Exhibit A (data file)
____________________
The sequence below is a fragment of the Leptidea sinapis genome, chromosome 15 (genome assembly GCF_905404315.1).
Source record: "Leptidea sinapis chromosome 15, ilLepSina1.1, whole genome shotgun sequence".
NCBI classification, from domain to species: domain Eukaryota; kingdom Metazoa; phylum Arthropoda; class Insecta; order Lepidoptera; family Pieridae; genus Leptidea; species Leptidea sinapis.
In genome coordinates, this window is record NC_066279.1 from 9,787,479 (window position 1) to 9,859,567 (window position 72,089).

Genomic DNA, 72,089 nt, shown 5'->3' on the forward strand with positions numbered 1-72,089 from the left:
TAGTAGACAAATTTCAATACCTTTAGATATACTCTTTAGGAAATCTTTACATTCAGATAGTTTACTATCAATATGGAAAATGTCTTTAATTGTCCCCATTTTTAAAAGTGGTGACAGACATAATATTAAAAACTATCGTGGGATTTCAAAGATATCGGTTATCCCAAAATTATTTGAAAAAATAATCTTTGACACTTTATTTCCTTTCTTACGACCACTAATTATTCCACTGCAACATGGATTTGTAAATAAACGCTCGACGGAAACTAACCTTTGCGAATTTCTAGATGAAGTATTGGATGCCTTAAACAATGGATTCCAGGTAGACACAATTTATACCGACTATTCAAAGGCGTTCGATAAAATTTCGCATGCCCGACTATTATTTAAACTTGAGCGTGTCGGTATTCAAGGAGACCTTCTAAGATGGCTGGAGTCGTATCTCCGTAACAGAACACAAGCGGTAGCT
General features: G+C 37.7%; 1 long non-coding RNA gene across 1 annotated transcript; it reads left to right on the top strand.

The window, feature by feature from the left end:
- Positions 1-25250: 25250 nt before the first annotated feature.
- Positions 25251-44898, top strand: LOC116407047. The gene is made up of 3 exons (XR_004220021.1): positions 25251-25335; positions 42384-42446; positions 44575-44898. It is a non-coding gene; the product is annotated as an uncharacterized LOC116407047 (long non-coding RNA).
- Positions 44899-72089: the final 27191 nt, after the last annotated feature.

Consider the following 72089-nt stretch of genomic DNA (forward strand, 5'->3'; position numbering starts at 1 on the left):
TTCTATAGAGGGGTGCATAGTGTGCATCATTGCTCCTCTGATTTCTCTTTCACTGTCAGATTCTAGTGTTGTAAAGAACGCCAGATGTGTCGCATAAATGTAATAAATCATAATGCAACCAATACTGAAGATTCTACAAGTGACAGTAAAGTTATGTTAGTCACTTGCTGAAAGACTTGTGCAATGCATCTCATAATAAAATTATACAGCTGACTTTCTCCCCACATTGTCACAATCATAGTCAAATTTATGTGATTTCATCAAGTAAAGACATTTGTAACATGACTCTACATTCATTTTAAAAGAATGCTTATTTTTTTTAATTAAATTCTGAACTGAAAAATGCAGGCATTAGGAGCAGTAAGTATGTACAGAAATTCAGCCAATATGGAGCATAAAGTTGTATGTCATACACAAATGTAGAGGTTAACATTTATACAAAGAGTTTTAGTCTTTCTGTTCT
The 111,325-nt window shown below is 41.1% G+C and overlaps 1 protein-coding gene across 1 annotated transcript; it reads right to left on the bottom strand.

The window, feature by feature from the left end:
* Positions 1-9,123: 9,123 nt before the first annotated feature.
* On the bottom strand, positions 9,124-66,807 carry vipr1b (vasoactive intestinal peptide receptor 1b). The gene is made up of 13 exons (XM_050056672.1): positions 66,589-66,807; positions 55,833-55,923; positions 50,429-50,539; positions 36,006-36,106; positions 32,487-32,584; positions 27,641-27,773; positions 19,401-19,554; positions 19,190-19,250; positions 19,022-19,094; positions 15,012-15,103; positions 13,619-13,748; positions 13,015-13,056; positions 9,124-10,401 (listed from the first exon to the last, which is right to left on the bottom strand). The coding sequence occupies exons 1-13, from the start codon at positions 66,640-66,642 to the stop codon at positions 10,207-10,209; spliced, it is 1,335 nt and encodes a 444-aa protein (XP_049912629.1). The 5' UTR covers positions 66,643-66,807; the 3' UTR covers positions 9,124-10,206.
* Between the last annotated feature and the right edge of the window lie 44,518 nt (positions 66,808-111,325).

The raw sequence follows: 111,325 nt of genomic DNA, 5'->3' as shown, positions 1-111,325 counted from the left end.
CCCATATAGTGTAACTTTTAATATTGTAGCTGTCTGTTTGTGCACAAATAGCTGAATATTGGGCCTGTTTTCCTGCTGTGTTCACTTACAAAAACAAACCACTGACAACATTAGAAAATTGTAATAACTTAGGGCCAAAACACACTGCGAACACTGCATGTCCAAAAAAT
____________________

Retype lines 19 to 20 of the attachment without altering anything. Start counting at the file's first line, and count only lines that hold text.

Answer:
The raw sequence follows: 111,325 nt of genomic DNA, 5'->3' as shown, positions 1-111,325 counted from the left end.
CCCATATAGTGTAACTTTTAATATTGTAGCTGTCTGTTTGTGCACAAATAGCTGAATATTGGGCCTGTTTTCCTGCTGTGTTCACTTACAAAAACAAACCACTGACAACATTAGAAAATTGTAATAACTTAGGGCCAAAACACACTGCGAACACTGCATGTCCAAAAAAT